Kyoto Sanga is now fighting for the people of Kyoto and for the people who cheer them on. Their original mascots, Pasa-kun and Kotono-chan also cheer for them. They are not purple though, but red. You may think, why are they red? The answer is the color red stands for passion and the ability to take action. This is based on the actual spirit of the team and their motto, “Never give up to win”. Of course their staff and players still wear the purple uniform. Also a very famous Japanese company is supporting them, because Nintendo is their sponsor. Many people love the team, Kyoto Sanga, and they are trying their best to respond to their fans’ hopes and dreams.

Access

By bus

From Kyoto Station C5 bus terminal: Take Kyoto Public Bus No.73 to “Nishikyougoku-sougou-undou-kouen-mae”. Approximately five minutes’ walk from the bus stop.

From Uzumasa Tenjin-gawa bus terminal: Take Kyoto Public Bus No.80 to “Nishikyougoku-sougou-undou-kouen-mae”. Approximately five minutes’ walk from the bus stop.

From Shijo-Kawaramachi No.9 bus stop: Take Kyoto Public Bus No.32 to “Nishikyougoku-sougou-undou-kouen-mae”. Approximately five minutes’ walk from the bus stop.

From Shijo-Kawaramachi No.3 bus stop: Take Kyoto Public Bus No.80 to “Nishikyougoku-sougou-undou-kouen-mae”. Approximately five minutes’ walk from the bus stop.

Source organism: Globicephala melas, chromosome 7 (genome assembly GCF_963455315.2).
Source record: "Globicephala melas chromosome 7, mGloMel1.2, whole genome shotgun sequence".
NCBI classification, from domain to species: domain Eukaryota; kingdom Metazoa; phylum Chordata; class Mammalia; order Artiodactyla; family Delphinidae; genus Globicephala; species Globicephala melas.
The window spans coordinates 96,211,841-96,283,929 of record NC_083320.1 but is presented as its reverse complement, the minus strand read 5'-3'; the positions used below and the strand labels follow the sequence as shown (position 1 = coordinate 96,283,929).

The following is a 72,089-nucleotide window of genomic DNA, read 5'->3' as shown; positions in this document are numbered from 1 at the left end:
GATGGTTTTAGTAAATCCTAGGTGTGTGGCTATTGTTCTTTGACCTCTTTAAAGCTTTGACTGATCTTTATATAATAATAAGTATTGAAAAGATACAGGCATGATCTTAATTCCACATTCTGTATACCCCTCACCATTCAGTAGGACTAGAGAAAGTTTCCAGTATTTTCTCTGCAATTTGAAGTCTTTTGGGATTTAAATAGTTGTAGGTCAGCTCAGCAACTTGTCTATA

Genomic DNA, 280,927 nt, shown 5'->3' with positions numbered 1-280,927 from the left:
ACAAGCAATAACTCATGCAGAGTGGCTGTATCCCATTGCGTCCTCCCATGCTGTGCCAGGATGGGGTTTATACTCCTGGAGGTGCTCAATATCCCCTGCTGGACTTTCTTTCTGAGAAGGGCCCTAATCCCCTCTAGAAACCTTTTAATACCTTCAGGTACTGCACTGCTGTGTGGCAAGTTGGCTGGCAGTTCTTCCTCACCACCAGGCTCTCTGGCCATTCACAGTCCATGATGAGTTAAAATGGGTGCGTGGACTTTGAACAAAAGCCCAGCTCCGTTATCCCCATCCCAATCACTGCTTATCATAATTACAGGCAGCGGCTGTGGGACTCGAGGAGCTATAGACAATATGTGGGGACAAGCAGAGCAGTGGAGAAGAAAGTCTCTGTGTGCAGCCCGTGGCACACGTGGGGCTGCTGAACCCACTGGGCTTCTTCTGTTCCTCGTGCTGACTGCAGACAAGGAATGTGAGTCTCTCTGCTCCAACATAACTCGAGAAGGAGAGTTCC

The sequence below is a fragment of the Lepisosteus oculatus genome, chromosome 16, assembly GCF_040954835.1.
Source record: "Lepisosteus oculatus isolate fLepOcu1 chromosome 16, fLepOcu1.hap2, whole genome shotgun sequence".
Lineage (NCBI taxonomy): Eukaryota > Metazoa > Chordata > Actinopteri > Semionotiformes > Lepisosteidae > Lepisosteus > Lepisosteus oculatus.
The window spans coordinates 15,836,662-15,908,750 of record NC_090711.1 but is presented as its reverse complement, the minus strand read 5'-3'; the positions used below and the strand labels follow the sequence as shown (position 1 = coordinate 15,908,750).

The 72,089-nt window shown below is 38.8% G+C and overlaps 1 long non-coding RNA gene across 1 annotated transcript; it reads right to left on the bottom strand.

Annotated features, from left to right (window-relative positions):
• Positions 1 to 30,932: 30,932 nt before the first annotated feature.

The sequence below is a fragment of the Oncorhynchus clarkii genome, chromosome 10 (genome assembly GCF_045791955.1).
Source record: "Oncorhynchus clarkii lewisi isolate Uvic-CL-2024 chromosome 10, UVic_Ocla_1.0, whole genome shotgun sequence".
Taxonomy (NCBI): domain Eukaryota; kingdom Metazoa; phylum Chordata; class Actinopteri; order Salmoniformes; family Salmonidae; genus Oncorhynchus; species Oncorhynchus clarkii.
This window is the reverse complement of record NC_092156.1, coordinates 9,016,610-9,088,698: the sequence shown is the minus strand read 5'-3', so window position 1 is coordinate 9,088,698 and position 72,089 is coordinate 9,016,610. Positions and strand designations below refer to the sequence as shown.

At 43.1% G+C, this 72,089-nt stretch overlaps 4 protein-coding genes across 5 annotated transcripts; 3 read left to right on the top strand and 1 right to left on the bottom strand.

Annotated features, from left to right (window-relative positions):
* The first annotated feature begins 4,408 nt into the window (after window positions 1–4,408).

By Train

Take the Hankyu Railway Kyoto Line to “Nishikyougoku” station. Approximately 5 minutes’ walk from “Nishikyougoku” station

Takaragaike Park

 

Marino Takeuchi & Nao Mochizuki

 The History of Takaragaike and the Park

Takaragaike is a small artificial lake made in the middle of the Edo period, and its original purpose was for drawing water into the surrounding fields. At first, it was only a small pond, created by damming spring water, but it is said to have become as large as its present size by the end of the Edo period. During World War II, a plan for the development of Takaragaike Park was made. The park area was originally planned to be a Bouku Ryokuchi, or an evacuation area, for people to avoid air raids and to prevent fire from spreading into urban areas. In 1958, bicycle racing, which had been held at the Kyoto Bicycle Racing Track here, was discontinued and instead the playground “Paradise for Children” (Kodomo no Rakuen) was built on the site. In 1961, the construction of the Kyoto International Conference Center was decided upon, and after that many facilities such as the Forest of Rest and Relaxation (Ikoi no Mori), the Forest of Wild Birds (Yachou no Mori) and the Forest of Cherry Blossoms (Sakura no Mori) were introduced. Today, the grounds including these facilities and the lake is called Takaragaike Park, and covers an area of 62.7 hectares.